Farm incomes dented as note ban drives down prices of perishables
Price of horticulture produce has tumbled over the past month with wholesale rates of potatoes hitting less than Rs5 per kg
New Delhi: The cash crunch in rural and agricultural markets after the centre’s surprise move to demonetise high-value currency notes has taken a toll on prices of perishable farm produce, denting farm incomes.
Price of horticulture produce has tumbled over the past month with wholesale rates of potatoes hitting less than Rs5 per kg, shows data from the National Horticulture Research and Development Foundation. Last week, in Karnataka, wholesale tomato prices fell to as low as Rs2.9 per kg in some markets, compared to Rs10-18 per kg in early October, while at the Agra mandi in Uttar Pradesh, potatoes were sold at Rs4.7 per kg on Monday compared to Rs10 per kg in early November. The slump is spread across winter vegetables: in major wholesale markets in Maharashtra, cauliflower prices ranged between Rs3.5-5 per kg on Monday.
“I am unable to find buyers for potatoes even at Rs2 per kg as no trader is willing to lift the produce,” said Rumal Singh, a farmer from Mathura in Uttar Pradesh, who grows potatoes in 40 acres. “The note ban has severely affected the incomes of vegetable growers as most of their produce is selling for less than Rs5 per kg at local markets,” he said.
Data released on wholesale inflation last week showed that food inflation decelerated significantly to 1.54% in November from 4.34% a month ago, and vegetable prices dropped drastically by 24%.
While this lowered retail prices for consumers, rural incomes have been hit as farmers are unable to sell their produce.
“Demonetisation has hit farmers more than what consecutive years of drought did. Not just perishables, prices have dipped for pulses, cotton and soybean too as trade is hit due to lack of cash,” said Devinder Sharma, a Chandigarh-based farm sector analyst. “In Himachal Pradesh, farmers have left their potatoes on the field as it won’t pay for labour costs of harvesting,” Sharma added.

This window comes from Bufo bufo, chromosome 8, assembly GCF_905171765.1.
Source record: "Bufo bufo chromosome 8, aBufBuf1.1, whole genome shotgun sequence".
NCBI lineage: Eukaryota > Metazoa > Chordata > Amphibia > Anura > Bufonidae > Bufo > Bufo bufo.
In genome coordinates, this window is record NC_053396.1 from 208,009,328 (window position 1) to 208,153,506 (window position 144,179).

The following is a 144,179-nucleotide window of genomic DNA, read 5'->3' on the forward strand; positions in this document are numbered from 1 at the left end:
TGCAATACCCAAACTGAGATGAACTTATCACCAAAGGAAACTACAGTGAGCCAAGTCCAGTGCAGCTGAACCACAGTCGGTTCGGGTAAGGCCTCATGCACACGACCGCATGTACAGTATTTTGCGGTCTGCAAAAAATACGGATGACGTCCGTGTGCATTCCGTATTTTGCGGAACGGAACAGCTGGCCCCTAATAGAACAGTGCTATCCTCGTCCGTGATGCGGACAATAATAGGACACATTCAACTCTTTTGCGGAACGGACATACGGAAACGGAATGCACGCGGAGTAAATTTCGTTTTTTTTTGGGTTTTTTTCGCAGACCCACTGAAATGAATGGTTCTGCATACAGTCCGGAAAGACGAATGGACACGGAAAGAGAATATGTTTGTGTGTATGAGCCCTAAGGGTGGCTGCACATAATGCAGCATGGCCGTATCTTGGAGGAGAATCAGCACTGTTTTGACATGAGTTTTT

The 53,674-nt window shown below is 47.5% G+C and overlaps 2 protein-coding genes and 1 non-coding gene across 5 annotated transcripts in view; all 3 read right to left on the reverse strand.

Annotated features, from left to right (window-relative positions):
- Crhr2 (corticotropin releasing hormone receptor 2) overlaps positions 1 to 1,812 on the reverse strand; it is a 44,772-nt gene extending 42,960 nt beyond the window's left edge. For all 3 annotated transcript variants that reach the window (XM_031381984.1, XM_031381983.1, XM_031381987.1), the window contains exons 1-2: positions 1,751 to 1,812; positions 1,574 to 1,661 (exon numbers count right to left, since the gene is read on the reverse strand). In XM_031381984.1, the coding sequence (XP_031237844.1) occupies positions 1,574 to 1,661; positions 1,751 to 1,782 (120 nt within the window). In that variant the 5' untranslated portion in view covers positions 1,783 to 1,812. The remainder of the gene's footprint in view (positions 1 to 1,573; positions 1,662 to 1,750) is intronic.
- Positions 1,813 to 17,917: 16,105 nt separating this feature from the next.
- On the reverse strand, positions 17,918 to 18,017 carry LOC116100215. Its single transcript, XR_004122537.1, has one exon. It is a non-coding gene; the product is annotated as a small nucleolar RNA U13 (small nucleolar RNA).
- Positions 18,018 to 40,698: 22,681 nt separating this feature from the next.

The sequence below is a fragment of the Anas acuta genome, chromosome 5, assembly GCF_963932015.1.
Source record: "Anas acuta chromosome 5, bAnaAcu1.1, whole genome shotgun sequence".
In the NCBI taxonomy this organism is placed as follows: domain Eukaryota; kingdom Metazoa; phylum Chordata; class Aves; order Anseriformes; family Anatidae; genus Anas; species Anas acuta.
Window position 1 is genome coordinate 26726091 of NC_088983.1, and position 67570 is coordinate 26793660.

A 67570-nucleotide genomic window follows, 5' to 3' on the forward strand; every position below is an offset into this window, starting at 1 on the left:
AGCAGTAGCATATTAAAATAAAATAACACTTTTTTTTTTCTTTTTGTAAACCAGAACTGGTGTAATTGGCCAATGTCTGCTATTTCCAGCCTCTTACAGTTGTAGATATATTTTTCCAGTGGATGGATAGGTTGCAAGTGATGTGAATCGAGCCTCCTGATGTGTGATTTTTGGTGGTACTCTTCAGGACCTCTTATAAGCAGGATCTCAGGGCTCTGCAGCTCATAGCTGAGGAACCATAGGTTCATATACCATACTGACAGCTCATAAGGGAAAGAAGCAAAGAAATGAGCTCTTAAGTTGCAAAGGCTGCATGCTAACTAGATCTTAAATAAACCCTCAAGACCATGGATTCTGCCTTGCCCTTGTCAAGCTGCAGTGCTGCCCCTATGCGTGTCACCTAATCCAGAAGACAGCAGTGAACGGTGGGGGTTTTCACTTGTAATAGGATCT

In addition to collapsing farm gate prices, farmers and traders are unable to pay wages to labourers due to the cash crunch. The normal south-west monsoon was expected to boost production and improve farm incomes that were stressed due to consecutive years of drought in 2014 and 2015.
The price decline in perishable produce is significant as in the past few years, production of horticulture crops has exceeded that of foodgrains. In 2015-16, Indian farmers produced 30 million tonnes more of horticulture crops compared to foodgrains.
“While demonetisation has disrupted the buying pattern of horticulture produce, the collapse in prices is also due to the fragmented nature of agriculture markets,” said Pravesh Sharma, former head of Small Farmers’ Agribusiness Consortium, a specialized agency of the agriculture ministry. “The demand for vegetables did not collapse but the price dip at farm gates shows that the supply chain is highly unorganized and larger buyers should purchase directly from farmers.”
Prime Minister Narendra Modi has set a target of doubling farm incomes by 2022. However, there is scant data on farm incomes; a situation assessment survey published by the National Sample Survey Organisation in December 2014 showed that average income of a farm household is a little over Rs6,400 per month.